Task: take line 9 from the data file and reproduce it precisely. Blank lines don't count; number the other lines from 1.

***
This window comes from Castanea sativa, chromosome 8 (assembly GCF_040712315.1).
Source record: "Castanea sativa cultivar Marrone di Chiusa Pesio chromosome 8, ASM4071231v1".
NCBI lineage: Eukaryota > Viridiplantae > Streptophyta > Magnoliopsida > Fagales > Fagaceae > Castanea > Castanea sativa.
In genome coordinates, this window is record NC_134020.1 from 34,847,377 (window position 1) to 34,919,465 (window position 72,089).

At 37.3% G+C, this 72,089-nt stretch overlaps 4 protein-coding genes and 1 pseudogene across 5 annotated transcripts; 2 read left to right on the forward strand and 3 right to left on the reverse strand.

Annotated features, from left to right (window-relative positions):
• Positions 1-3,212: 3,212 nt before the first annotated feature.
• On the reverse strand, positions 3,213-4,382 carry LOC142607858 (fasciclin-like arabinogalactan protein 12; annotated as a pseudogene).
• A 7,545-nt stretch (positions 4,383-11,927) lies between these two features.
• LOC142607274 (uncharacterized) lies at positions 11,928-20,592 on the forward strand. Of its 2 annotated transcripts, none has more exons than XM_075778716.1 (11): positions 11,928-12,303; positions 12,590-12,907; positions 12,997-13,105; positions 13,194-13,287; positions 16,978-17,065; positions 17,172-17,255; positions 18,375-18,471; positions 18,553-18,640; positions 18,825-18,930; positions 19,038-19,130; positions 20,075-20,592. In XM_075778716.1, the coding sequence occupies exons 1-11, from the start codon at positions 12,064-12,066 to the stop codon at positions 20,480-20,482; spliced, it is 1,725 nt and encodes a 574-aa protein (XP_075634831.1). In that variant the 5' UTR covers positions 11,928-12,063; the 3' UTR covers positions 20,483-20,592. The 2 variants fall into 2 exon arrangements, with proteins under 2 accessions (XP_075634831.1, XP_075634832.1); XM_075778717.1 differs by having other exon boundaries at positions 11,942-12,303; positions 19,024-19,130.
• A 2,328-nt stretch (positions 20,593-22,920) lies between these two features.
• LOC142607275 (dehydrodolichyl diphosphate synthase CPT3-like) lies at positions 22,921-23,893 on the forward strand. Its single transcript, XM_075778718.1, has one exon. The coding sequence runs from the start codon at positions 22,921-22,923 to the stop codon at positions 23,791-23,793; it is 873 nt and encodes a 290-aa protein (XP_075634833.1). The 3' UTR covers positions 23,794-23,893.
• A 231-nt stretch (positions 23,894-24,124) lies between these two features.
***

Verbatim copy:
• A 7,545-nt stretch (positions 4,383-11,927) lies between these two features.